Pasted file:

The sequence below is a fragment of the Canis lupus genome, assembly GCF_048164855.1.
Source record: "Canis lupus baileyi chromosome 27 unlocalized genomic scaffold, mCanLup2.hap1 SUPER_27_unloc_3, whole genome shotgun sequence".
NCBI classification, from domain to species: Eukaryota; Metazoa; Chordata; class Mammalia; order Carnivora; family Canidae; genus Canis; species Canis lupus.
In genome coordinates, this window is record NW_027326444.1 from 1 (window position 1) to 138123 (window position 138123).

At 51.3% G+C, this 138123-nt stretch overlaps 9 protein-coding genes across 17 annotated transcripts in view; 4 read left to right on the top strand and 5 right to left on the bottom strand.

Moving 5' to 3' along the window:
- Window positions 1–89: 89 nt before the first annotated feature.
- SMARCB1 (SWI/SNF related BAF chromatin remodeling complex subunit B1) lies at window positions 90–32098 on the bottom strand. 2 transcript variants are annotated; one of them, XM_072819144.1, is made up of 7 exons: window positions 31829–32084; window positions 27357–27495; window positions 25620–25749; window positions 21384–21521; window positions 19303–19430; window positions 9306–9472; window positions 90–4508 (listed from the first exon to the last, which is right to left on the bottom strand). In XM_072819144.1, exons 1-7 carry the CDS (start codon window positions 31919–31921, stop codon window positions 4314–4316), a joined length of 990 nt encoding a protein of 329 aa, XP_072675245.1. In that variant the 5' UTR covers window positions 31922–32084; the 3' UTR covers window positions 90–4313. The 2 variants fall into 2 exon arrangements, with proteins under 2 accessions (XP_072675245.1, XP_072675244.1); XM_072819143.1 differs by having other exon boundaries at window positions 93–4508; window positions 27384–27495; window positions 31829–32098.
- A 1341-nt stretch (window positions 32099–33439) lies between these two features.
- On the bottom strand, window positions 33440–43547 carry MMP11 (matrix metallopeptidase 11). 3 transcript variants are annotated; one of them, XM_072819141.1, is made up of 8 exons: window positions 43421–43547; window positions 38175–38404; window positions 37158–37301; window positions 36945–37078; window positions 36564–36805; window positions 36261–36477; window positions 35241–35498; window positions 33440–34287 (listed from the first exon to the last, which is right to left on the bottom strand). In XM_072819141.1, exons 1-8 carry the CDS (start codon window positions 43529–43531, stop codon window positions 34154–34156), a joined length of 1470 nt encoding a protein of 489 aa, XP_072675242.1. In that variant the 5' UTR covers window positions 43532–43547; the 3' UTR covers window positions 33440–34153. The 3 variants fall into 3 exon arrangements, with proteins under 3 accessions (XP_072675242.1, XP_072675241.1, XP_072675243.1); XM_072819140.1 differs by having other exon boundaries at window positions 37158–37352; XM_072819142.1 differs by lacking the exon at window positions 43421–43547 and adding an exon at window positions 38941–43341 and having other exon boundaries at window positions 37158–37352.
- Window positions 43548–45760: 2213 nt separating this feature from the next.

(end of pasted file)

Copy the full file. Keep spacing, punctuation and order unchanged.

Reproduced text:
The sequence below is a fragment of the Canis lupus genome, assembly GCF_048164855.1.
Source record: "Canis lupus baileyi chromosome 27 unlocalized genomic scaffold, mCanLup2.hap1 SUPER_27_unloc_3, whole genome shotgun sequence".
NCBI classification, from domain to species: Eukaryota; Metazoa; Chordata; class Mammalia; order Carnivora; family Canidae; genus Canis; species Canis lupus.
In genome coordinates, this window is record NW_027326444.1 from 1 (window position 1) to 138123 (window position 138123).

At 51.3% G+C, this 138123-nt stretch overlaps 9 protein-coding genes across 17 annotated transcripts in view; 4 read left to right on the top strand and 5 right to left on the bottom strand.

Moving 5' to 3' along the window:
- Window positions 1–89: 89 nt before the first annotated feature.
- SMARCB1 (SWI/SNF related BAF chromatin remodeling complex subunit B1) lies at window positions 90–32098 on the bottom strand. 2 transcript variants are annotated; one of them, XM_072819144.1, is made up of 7 exons: window positions 31829–32084; window positions 27357–27495; window positions 25620–25749; window positions 21384–21521; window positions 19303–19430; window positions 9306–9472; window positions 90–4508 (listed from the first exon to the last, which is right to left on the bottom strand). In XM_072819144.1, exons 1-7 carry the CDS (start codon window positions 31919–31921, stop codon window positions 4314–4316), a joined length of 990 nt encoding a protein of 329 aa, XP_072675245.1. In that variant the 5' UTR covers window positions 31922–32084; the 3' UTR covers window positions 90–4313. The 2 variants fall into 2 exon arrangements, with proteins under 2 accessions (XP_072675245.1, XP_072675244.1); XM_072819143.1 differs by having other exon boundaries at window positions 93–4508; window positions 27384–27495; window positions 31829–32098.
- A 1341-nt stretch (window positions 32099–33439) lies between these two features.
- On the bottom strand, window positions 33440–43547 carry MMP11 (matrix metallopeptidase 11). 3 transcript variants are annotated; one of them, XM_072819141.1, is made up of 8 exons: window positions 43421–43547; window positions 38175–38404; window positions 37158–37301; window positions 36945–37078; window positions 36564–36805; window positions 36261–36477; window positions 35241–35498; window positions 33440–34287 (listed from the first exon to the last, which is right to left on the bottom strand). In XM_072819141.1, exons 1-8 carry the CDS (start codon window positions 43529–43531, stop codon window positions 34154–34156), a joined length of 1470 nt encoding a protein of 489 aa, XP_072675242.1. In that variant the 5' UTR covers window positions 43532–43547; the 3' UTR covers window positions 33440–34153. The 3 variants fall into 3 exon arrangements, with proteins under 3 accessions (XP_072675242.1, XP_072675241.1, XP_072675243.1); XM_072819140.1 differs by having other exon boundaries at window positions 37158–37352; XM_072819142.1 differs by lacking the exon at window positions 43421–43547 and adding an exon at window positions 38941–43341 and having other exon boundaries at window positions 37158–37352.
- Window positions 43548–45760: 2213 nt separating this feature from the next.